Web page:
Chillul Tefila Bifarhesia, as well as halachicly challenged verbiage and dress, are external manifestations of a critical lack of personal yiras shomayim which has lethal consequences.
R. Lichtenstein stated that a member of parliament and certainly a government minister are often involved in coercive legislation or votes on budgets involving tens of millions of shekels or issues of war and peace. This position is clearly more of a serarah than any shul rabbi or president. He thus felt that, certainly in Israel, the Modern Orthodox community has taken the position that the expansive reading of the Rambam, limiting women’s roles, is not the normative ruling. (It should be noted that R. Lichtenstein’s own wife, Dr. Tovah Lichtenstein, ran for Knesset in 1988 as a candidate for the Meimad party headed then by Rav Yehuda Amital.)
In this context I would also add a question of halachic methodology and consistency that needs to be examined in this as in many other halachic issues. There are many communal voices that, despite the existence of opinions against the Rambam’s view or severely restricting its contemporary application, take the position that we should be stringent for the view of Rambam (in its expansive reading).
I’ve always wondered why, on this specific issue, the “Rambam’s position” is the only one that should be entertained communally.
There are many other opinions of the Rambam’s – some of them quite central to his worldview – that much of the Orthodox community seems to have no problem neutralizing or ignoring because other views exist.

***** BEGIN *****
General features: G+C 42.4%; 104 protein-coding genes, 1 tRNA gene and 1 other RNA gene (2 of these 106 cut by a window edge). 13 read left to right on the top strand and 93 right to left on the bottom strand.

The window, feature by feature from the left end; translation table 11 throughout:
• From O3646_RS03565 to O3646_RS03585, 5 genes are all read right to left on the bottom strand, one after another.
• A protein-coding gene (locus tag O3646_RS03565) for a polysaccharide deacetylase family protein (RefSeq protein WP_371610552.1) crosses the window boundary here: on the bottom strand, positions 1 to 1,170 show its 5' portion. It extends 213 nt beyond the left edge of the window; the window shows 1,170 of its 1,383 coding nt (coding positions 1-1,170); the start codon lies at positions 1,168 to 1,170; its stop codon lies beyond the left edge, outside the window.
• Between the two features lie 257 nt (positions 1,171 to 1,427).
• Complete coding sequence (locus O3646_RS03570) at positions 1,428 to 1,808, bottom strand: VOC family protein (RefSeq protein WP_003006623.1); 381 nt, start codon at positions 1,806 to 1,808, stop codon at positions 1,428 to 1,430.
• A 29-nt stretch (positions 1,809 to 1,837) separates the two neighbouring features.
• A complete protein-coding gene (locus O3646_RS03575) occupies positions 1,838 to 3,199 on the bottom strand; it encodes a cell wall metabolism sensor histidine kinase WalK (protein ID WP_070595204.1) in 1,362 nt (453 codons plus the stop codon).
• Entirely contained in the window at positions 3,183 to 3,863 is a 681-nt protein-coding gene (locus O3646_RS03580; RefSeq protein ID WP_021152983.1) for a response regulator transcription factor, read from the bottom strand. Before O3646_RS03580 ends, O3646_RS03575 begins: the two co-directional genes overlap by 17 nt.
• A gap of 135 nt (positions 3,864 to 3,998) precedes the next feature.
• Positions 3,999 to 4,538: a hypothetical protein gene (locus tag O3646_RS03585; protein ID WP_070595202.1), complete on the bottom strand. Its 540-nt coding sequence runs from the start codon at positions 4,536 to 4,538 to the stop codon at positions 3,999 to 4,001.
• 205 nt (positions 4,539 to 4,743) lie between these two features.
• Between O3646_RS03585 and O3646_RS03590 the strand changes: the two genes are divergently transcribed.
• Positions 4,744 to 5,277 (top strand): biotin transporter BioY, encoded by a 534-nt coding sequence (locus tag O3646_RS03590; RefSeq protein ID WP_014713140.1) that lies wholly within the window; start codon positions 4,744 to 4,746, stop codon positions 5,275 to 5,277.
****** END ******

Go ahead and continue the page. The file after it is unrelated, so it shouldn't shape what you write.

Two examples of the myriad one can cite:
1. Many of the communal rabbis or activists who cite the Rambam on serarah do not hesitate to allow their communities to use standard communal eruvin, in their own neighborhoods and all over the world. According to Rambam’s view, almost all our eruvin are not kosher as they have more than a ten-amot gap between eruv posts.
2. Rambam maintains that receiving money for learning Torah is a chillul Hashem (the worst sin possible in his hierarchy of sin in Hilchot Teshuvah). Yet the haredi, Modern Orthodox, dati-leumi, and hardal worlds not only neutralize the binding nature of Rambam’s position on this matter, they trumpet the existence of various kollelim as the pinnacle of their educational infrastructure.
In all these instances, of course, there are other rishonim who take issue with Rambam, or there are acharonim who limit the Rambam and attempt to show that even he would agree in this or that situation (sometimes more convincingly, sometimes much less so). In many instances, acharonim attempt to show that because of pressing need or another countervailing Torah value, we need to be lenient and not only look to the Rambam’s view as dispositive.
In a word, through the give and take of halacha, the analysis of the social realities and religious needs of the community, and the weighing of other Jewish and ethical values, this or that position of the Rambam’s does not become the final word in the living, practicing reality of the committed community.
Thus, the simple statement that “we should be stringent for shitat ha-Rambam” is far from simple. The question has to be evaluated on a much broader canvas of potentially countervailing legitimate Torah needs, halachic values and spiritual directions that may point us to look to other views besides the restrictive reading of a particular Rambam.